Robert Fisher

Publication Details

  • MOTOR AND SENSORY CORTEX IN HUMANS - TOPOGRAPHY STUDIED WITH CHRONIC SUBDURAL STIMULATION NEUROSURGERY Uematsu, S., Roberts, D. W., Lesser, R., Fisher, R. S., GORDON, B., Hara, K., Krauss, G. L., Vining, E. P., WEBBER, R. W. 1992; 31 (1): 59-72

    Abstract:

    Classic neurosurgical teaching holds that once the Rolandic fissure (Rf) has been located, there are distinct differentiated primary motor and sensory functional units confined within a narrow cortical strip: Brodmann's Areas 4 and 6 for primary motor units in front of the Rf and 3, 1, and 2 for sensory units behind the Rf. To test this assumption, we examined in detail the records of cortical mapping done by electrical stimulation of the cerebral cortex via implanted subdural electrode grids in 35 patients with seizure disorders. Of 1381 stimulations of the electrode sites, 346 (25.1%) produced primary motor or motor-arrest and sensory responses in contralateral body parts: 56.8% were primary motor responses; 16.2% were motor-arrest; 22.5% were sensory; and the remaining 4.5% were mixed motor and sensory responses. Two-thirds (65.9%) of the primary motor responses were located within 10 mm of the Rf, and the remaining one-third (34.1%) were more than 10 mm anterior to the Rf or were posterior to the Rf. Furthermore, in the patient group with brain lesions, fewer than one-third (28.1%) of the responses were within the 10-mm narrow anterior strip. Our study reconfirmed that a significant number--at least one-third--of motor responses are distributed outside the classic narrow cortical strip. In patients with brain lesions, the motor representation is further displaced outside the narrow strip. This finding indicates that primary motor cortex may extend beyond the gyrus immediately anterior to the Rf.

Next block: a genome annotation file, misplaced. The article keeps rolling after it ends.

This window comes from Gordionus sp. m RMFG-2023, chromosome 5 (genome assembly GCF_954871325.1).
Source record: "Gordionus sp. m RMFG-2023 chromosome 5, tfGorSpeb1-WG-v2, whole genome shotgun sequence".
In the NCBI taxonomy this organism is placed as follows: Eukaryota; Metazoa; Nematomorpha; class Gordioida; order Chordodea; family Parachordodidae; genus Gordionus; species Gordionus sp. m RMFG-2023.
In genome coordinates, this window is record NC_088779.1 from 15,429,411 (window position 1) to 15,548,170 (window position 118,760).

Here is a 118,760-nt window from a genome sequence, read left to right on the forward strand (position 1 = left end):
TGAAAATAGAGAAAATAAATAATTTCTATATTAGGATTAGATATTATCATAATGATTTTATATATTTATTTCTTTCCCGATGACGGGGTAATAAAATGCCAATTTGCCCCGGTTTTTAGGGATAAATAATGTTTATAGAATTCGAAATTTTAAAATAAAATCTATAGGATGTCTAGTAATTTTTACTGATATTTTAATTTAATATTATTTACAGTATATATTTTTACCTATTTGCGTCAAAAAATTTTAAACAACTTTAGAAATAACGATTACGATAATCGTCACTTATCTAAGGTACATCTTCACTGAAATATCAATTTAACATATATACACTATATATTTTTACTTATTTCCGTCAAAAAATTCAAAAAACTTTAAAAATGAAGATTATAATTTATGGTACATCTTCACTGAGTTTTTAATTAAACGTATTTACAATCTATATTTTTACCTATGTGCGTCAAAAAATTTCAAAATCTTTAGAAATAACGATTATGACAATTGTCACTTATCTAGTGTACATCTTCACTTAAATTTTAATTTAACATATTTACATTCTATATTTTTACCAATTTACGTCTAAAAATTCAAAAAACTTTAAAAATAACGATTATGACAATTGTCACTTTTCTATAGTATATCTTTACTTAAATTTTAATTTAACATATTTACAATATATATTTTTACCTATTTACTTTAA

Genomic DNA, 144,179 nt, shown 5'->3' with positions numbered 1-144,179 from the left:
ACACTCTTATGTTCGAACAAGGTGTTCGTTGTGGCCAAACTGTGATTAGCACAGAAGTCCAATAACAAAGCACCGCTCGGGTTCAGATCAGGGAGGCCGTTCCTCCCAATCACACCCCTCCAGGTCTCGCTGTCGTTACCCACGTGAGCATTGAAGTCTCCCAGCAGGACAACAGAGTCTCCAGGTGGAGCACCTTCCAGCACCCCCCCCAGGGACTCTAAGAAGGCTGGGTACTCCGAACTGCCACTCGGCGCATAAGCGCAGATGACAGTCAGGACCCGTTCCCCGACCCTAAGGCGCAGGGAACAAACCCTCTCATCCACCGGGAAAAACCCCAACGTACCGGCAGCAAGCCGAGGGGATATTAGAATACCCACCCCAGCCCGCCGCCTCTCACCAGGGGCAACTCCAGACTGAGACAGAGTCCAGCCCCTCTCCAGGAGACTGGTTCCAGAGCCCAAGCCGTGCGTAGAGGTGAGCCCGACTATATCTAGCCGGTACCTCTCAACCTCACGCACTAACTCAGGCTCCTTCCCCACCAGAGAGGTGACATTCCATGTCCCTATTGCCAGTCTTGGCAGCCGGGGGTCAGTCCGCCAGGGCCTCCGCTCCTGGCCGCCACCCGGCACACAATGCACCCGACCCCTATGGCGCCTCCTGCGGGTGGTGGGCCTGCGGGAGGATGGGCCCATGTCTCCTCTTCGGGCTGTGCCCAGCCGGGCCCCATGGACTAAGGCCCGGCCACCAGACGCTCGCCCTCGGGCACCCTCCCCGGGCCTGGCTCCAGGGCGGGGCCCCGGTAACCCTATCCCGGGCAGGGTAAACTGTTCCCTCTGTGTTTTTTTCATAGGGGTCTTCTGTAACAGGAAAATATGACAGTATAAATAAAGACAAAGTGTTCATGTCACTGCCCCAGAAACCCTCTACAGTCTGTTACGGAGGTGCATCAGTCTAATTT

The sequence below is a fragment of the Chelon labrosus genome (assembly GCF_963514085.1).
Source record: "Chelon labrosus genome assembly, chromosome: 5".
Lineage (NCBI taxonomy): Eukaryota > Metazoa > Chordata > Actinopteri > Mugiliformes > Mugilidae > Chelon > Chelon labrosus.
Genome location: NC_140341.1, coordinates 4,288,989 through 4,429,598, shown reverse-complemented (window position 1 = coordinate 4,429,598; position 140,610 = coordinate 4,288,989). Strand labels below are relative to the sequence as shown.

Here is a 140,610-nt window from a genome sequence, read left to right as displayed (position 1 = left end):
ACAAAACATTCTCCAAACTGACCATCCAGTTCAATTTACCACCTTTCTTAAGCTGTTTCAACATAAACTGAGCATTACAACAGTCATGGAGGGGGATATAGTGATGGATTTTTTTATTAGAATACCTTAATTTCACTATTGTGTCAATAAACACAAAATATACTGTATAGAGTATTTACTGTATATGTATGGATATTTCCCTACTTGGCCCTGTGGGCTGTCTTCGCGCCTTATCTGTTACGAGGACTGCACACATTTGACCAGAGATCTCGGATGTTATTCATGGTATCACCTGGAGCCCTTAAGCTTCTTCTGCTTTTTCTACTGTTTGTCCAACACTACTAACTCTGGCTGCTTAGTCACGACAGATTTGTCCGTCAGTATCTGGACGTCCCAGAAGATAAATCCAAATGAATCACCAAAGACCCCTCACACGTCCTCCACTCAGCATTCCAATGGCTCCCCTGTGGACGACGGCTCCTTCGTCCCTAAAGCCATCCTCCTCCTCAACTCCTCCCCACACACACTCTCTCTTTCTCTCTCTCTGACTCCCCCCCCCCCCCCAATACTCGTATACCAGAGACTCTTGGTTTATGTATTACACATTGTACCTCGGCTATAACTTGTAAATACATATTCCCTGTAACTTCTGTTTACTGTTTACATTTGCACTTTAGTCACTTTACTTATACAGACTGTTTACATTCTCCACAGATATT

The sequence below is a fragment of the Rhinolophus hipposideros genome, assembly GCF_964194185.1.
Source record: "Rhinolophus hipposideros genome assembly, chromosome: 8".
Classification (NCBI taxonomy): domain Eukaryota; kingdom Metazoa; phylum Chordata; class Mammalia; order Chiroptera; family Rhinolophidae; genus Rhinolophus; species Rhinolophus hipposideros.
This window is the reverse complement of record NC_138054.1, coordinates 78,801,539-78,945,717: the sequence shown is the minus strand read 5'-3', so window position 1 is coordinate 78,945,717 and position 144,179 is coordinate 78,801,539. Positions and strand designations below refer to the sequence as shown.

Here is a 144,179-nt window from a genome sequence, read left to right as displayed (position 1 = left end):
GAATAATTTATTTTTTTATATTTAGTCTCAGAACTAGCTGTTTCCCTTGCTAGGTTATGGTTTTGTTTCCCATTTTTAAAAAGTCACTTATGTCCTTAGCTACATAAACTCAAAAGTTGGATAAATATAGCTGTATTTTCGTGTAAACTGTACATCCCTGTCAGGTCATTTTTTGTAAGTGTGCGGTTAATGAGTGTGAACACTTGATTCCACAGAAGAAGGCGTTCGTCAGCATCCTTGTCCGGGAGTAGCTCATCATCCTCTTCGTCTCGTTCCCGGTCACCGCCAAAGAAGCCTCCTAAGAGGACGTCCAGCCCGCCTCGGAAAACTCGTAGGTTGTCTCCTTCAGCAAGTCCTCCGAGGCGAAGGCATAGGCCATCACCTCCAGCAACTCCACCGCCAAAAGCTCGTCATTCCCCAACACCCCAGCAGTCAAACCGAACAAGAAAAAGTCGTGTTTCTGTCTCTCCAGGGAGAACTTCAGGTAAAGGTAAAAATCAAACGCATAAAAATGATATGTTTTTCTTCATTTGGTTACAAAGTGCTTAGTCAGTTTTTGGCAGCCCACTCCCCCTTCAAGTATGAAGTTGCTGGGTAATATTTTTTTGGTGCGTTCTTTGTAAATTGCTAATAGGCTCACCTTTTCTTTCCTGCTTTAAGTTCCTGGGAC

View details for Web of Science ID A1992JC69900009

    View details for PubMedID 1641111

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